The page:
Columns / Discourse / October 11, 2017

You’re alive Miss Piggie: reflecting on life and death

I was reading last week’s story on the ghost stories and the story about Miss Piggie and the Tri Delta Palace stuck out. Her name was Martha Louise Piggie, but everybody called her Louise, and she was a key figure in my life who provided stability, structure and order into my rather chaotic upbringing.

I was in kindergarten when Miss Piggie first met my mother. My mother had recently been ordered by the court to go to rehab after failing to pick up my sister and me from a babysitter. I can’t possibly imagine what my mother was going through but being a single mother raising two kids and facing the reality that she could lose us if she didn’t get her act together is something that changes a person. My mother needed something in her life during these trials and tribulations and Miss Piggie was that something.

Miss Piggie was a devout Christian who took the Bible as the literal word of God that was to be studied and applied to our daily lives. We would gather with about 20 other folks in an old beauty salon she owned that occupied the now-empty lot on the corner across from Kappa Kappa Gamma House. Items moved from here to her house are the source of the sinks and curtains in the basement and are by no means indicative of an illegal beauty salon.

I was taught to fear God at a young age which taught me the concept of discipline and self-control. A role the father figure might play in some traditional home settings was replaced with God. A great example of getting in trouble with God was when I came home crying because I didn’t have the courage to tell the teacher that I couldn’t watch “The Series of Unfortunate of Events” because it was Satanic and now feared that I would go to hell.

We would call ourselves the Galesburg House of Prayer and every Sunday we learned about the Bible and the ways of the Lord as seen by Miss Piggie and the other elders of the group. I was taught that homosexuality was a sin and that is was against God’s intentions. Adam and Eve, not Adam and Steve, as we used to say. We also couldn’t listen to any music that wasn’t Christian music, as it was worldly and would pollute our minds. The same was said about PokŽmon, Harry Potter and anything else with an element of sorcery and magic. We also believed in faith based healing. My mother stopped my ADHD medicine against the wishes of my teachers and somehow my grades improved. My behavior in class, on the other hand…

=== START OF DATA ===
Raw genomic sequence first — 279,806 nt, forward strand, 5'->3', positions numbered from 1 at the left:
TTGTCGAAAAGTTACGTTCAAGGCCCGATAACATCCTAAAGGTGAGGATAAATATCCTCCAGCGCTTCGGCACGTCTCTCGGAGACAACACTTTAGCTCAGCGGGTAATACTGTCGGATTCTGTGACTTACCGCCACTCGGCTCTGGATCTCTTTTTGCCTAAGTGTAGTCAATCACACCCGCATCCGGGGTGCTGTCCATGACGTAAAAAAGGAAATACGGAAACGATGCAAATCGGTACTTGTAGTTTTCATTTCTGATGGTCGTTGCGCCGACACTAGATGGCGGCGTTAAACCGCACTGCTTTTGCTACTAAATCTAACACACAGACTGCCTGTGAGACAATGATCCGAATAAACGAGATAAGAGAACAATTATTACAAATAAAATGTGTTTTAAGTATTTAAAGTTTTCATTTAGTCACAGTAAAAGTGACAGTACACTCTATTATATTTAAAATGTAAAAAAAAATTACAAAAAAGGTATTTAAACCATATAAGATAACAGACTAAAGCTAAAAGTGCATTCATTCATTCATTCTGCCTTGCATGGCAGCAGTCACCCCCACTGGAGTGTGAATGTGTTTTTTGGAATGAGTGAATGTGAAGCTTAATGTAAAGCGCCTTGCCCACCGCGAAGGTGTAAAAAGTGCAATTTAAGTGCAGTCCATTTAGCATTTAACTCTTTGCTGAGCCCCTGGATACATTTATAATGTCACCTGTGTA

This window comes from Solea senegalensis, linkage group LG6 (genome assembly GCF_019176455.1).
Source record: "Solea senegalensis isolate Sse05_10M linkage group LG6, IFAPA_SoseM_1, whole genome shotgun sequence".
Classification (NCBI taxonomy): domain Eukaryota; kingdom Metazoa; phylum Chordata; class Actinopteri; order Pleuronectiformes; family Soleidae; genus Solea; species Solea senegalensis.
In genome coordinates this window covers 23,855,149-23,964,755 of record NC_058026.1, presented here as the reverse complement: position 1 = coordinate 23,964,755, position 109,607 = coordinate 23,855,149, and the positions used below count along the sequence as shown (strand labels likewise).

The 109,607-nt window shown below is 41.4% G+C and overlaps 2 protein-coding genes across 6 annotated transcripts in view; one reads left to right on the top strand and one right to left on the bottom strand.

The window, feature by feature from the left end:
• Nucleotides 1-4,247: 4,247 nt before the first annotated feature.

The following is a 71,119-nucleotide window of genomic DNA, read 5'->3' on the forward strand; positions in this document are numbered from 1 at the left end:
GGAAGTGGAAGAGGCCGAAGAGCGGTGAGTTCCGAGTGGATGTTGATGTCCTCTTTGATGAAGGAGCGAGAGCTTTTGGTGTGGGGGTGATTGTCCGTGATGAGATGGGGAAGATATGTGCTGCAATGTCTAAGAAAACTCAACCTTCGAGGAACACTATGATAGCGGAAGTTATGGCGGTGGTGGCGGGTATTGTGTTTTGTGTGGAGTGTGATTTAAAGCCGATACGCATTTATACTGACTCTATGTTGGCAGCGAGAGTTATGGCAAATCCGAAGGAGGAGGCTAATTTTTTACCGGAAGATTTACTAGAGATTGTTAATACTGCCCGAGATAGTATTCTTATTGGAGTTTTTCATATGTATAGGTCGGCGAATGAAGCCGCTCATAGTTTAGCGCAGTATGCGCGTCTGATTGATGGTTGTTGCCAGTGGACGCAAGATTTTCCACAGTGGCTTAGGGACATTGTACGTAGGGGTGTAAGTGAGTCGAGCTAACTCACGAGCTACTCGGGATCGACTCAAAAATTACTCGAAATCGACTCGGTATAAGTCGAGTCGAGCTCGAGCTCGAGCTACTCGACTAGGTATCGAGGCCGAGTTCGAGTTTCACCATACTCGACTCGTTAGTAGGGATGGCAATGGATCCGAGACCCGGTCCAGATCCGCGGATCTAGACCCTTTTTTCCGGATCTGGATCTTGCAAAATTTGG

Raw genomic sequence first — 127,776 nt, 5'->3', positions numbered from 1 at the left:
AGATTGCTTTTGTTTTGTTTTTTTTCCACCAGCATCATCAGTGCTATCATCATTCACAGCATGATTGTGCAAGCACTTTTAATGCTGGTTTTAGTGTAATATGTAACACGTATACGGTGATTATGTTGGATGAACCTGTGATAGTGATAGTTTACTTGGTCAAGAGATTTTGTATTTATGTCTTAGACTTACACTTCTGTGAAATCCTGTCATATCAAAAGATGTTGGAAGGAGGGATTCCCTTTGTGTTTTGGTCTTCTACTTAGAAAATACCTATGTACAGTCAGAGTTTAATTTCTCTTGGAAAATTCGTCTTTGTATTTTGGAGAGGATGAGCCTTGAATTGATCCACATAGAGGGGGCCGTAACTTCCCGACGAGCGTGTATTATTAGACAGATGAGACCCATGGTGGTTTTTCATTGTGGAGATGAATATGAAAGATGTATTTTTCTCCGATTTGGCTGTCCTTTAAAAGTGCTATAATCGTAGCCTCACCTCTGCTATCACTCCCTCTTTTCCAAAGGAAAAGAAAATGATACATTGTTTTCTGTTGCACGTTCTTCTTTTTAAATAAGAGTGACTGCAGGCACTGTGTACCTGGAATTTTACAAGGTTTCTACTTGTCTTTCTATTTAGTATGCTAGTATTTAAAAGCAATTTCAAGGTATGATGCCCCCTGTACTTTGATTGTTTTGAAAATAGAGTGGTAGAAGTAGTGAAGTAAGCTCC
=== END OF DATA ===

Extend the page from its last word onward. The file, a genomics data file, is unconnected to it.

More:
The circumstances surrounding Miss Piggie’s death were tragically ironic. She died of a bowel obstruction. She suffered for weeks in her home and refused to go to the hospital, even after her family sent officers to her door on multiple occasions. She should be alive today if she put aside her faith and let the doctors do their jobs. I learned later that part of her adamant distrust for medical services might have stemmed from the fact that she had almost died after having her last child due to complications from a cesarean section surgery.

After her death, the strict rules which we were taught lost their importance. My world views changed and I started to take a more liberal stance on things as I progressed through high school. As I’ve gotten older I’ve come to realize that there is a lot of information packed into a person’s beliefs. I know if given the opportunity today, Miss Piggie would openly discuss her thoughts and beliefs and where they came from. Perhaps there was more to Miss Piggie’s story that I was never made aware of. Maybe if she was alive today, she’d have a different opinion on things.

Unfortunately, she can’t tell her story now but I will do my best to take the positive aspects of her life that live through me and share them with others. In doing so, I breathe life into this otherwise lifeless Knox College ghost story.


Joey Peterson

Tags:  homophobia mentors miss piggie

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